ChatGPT ushers in a new era of uncertainty and controversy


A screenshot of Open AI’s ChatGPT home page.

By Gabriel Sanchez-Rivera

ChatGPT is a conversational Artificial Intelligence software that is designed to mirror and communicate with humans.

It was released in 2022 by the tech company Open AI, which went viral earlier that year with their AI art generator DALL-E.

ChatGPT is well-versed in a large range of topics. It can write about virtually anything and even has the ability to generate computer code. The technology can also read text and explain to the user what is being read.

Not only does ChatGPT understand the various writing formats that high school and college students are expected to know (MLA, AP, Chicago etc.), it also knows how to adjust its writing to different skill levels. When the software is asked to write a paper at a high school level, that paper will look different than what it would look life if ChatGPT was asked to write it at a college level.

It is important to note that ChatGPT is completely open to the public, allowing anyone to test out the chatbot.

Open AI released a statement urging users to provide feedback on the chatbox’s abilities.

“Users are encouraged to provide feedback on problematic model outputs through the UI, as well as on false positives/negatives from the external content filter which is also part of the interface,” Open AI stated.

ChatGPT isn’t out of its beta stage yet, which means that Open AI is still working to fix errors in the software, including algorithm bias and inappropriate responses. The company approaches these issues by administrating the chatbot’s conversations and preventing the software from further discussing any conversations deemed inappropriate.

“We are particularly interested in feedback regarding harmful outputs that could occur in real-world, non-adversarial conditions, as well as feedback that helps us uncover and understand novel risks and possible mitigations,” Open AI stated.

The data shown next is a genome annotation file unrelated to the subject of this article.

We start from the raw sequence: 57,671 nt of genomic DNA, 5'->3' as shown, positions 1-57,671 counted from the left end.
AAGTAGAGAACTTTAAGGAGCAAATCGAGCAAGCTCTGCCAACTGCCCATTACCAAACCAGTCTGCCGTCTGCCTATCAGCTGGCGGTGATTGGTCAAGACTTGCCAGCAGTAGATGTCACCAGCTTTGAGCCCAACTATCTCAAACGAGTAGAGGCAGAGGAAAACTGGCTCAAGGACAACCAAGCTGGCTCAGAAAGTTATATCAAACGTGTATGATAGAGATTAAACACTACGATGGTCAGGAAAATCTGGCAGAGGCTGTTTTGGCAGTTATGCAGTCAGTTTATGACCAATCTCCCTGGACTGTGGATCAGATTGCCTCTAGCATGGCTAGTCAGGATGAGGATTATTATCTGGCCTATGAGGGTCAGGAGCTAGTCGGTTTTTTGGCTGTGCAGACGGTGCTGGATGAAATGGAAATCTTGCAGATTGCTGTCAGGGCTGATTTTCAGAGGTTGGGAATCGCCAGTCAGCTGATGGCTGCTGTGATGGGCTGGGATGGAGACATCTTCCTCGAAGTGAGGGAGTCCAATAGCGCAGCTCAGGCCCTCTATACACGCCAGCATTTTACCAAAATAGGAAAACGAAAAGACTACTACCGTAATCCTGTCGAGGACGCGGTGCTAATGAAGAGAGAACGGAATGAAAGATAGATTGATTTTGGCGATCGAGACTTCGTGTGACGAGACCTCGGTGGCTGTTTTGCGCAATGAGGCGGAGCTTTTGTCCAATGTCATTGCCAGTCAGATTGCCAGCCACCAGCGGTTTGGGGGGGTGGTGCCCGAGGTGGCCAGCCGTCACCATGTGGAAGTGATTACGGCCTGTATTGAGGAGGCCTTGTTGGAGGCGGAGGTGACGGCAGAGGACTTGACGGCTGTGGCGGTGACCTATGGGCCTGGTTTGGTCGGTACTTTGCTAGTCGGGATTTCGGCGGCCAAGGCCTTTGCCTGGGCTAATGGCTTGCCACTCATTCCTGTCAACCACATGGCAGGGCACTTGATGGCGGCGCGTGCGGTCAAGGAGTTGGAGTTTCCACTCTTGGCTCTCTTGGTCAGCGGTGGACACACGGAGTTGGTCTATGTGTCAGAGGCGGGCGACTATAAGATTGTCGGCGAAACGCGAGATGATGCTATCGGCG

In addition to being a new kind of software, ChatGPT is also a new concept, overall. Prior to its release, a mass publicized chatbot with such highly-advanced features had never been introduced before.

Trudi Radtke, the instructional technologist and designer at Moorpark College, gave their input on ChatGPT and its possible societal impacts.

Radtke explained that 22% of the data that was used to develop and train ChatGPT came from threads on Reddit with more than three upvotes.

This raises some concerns over the fairness and reliability of the chatbot’s responses. There is a growing worry over the chatbot giving out biased responses to users’ questions. This bias is common in machine learning and has always been an difficult hurdle for AI researchers to overcome.

Radtke explained that the first step in the adaptation of ChatGPT must be to understand how the software actually works.

“I’m really more interested in having conversations that have to do with how AI actually works. You know, what is algorithm bias? If we depend on a chatbot to answer our questions, do we understand how the chatbot got to that question, do we understand the data that it was trained on?” Radtke asked.

60% of the datasets used to develop Chat GPT were pulled from Common Crawl, an organization that searches the internet for non-copyrighted material. Another 15% came from datasets of books that were free to use and a final 3% came from Wikipedia.

Radtke was able to learn these details from Cornell University’s thesis publication website. Detailed information on how the software works isn’t easy to find since Open AI is using their right of proprietary discretion, which allows companies to keep work for upcoming products private information for the company.

“It makes sense, it’s not a bad thing to have, but the problem is that it allows AI companies like Open AI to kind of gatekeep how their algorithm was trained, so that type of information is not easy to find,” Radtke said. “You have to know where to look, you have to be a researcher, and I have a sneaking suspicion that this type of information is going to get more difficult to find as AI progresses.”